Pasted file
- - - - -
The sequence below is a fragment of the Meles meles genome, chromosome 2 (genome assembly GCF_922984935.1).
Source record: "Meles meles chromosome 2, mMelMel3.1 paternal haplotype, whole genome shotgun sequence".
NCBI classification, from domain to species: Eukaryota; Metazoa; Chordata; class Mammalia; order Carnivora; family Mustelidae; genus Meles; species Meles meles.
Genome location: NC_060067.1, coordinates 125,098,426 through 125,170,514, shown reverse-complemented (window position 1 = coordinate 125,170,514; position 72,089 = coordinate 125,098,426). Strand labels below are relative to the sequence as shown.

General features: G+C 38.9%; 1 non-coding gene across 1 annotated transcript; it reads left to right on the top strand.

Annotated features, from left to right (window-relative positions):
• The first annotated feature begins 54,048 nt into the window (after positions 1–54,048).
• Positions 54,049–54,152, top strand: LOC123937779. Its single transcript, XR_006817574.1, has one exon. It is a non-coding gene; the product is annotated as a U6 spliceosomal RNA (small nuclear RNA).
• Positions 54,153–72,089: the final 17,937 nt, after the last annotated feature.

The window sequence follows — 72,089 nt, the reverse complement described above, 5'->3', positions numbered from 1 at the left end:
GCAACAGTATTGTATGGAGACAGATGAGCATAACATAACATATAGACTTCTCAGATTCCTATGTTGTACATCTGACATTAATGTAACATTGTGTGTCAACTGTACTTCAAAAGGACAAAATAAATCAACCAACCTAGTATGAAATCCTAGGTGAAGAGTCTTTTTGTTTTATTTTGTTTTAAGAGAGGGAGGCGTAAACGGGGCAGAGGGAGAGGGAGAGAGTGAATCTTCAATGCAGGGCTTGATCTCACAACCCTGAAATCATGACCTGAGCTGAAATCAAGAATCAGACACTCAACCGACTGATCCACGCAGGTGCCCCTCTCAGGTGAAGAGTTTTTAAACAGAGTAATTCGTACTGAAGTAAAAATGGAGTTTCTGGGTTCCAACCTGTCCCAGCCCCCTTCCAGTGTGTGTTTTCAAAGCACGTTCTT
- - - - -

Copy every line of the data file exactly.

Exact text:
The sequence below is a fragment of the Meles meles genome, chromosome 2 (genome assembly GCF_922984935.1).
Source record: "Meles meles chromosome 2, mMelMel3.1 paternal haplotype, whole genome shotgun sequence".
NCBI classification, from domain to species: Eukaryota; Metazoa; Chordata; class Mammalia; order Carnivora; family Mustelidae; genus Meles; species Meles meles.
Genome location: NC_060067.1, coordinates 125,098,426 through 125,170,514, shown reverse-complemented (window position 1 = coordinate 125,170,514; position 72,089 = coordinate 125,098,426). Strand labels below are relative to the sequence as shown.

General features: G+C 38.9%; 1 non-coding gene across 1 annotated transcript; it reads left to right on the top strand.

Annotated features, from left to right (window-relative positions):
• The first annotated feature begins 54,048 nt into the window (after positions 1–54,048).
• Positions 54,049–54,152, top strand: LOC123937779. Its single transcript, XR_006817574.1, has one exon. It is a non-coding gene; the product is annotated as a U6 spliceosomal RNA (small nuclear RNA).
• Positions 54,153–72,089: the final 17,937 nt, after the last annotated feature.

The window sequence follows — 72,089 nt, the reverse complement described above, 5'->3', positions numbered from 1 at the left end:
GCAACAGTATTGTATGGAGACAGATGAGCATAACATAACATATAGACTTCTCAGATTCCTATGTTGTACATCTGACATTAATGTAACATTGTGTGTCAACTGTACTTCAAAAGGACAAAATAAATCAACCAACCTAGTATGAAATCCTAGGTGAAGAGTCTTTTTGTTTTATTTTGTTTTAAGAGAGGGAGGCGTAAACGGGGCAGAGGGAGAGGGAGAGAGTGAATCTTCAATGCAGGGCTTGATCTCACAACCCTGAAATCATGACCTGAGCTGAAATCAAGAATCAGACACTCAACCGACTGATCCACGCAGGTGCCCCTCTCAGGTGAAGAGTTTTTAAACAGAGTAATTCGTACTGAAGTAAAAATGGAGTTTCTGGGTTCCAACCTGTCCCAGCCCCCTTCCAGTGTGTGTTTTCAAAGCACGTTCTT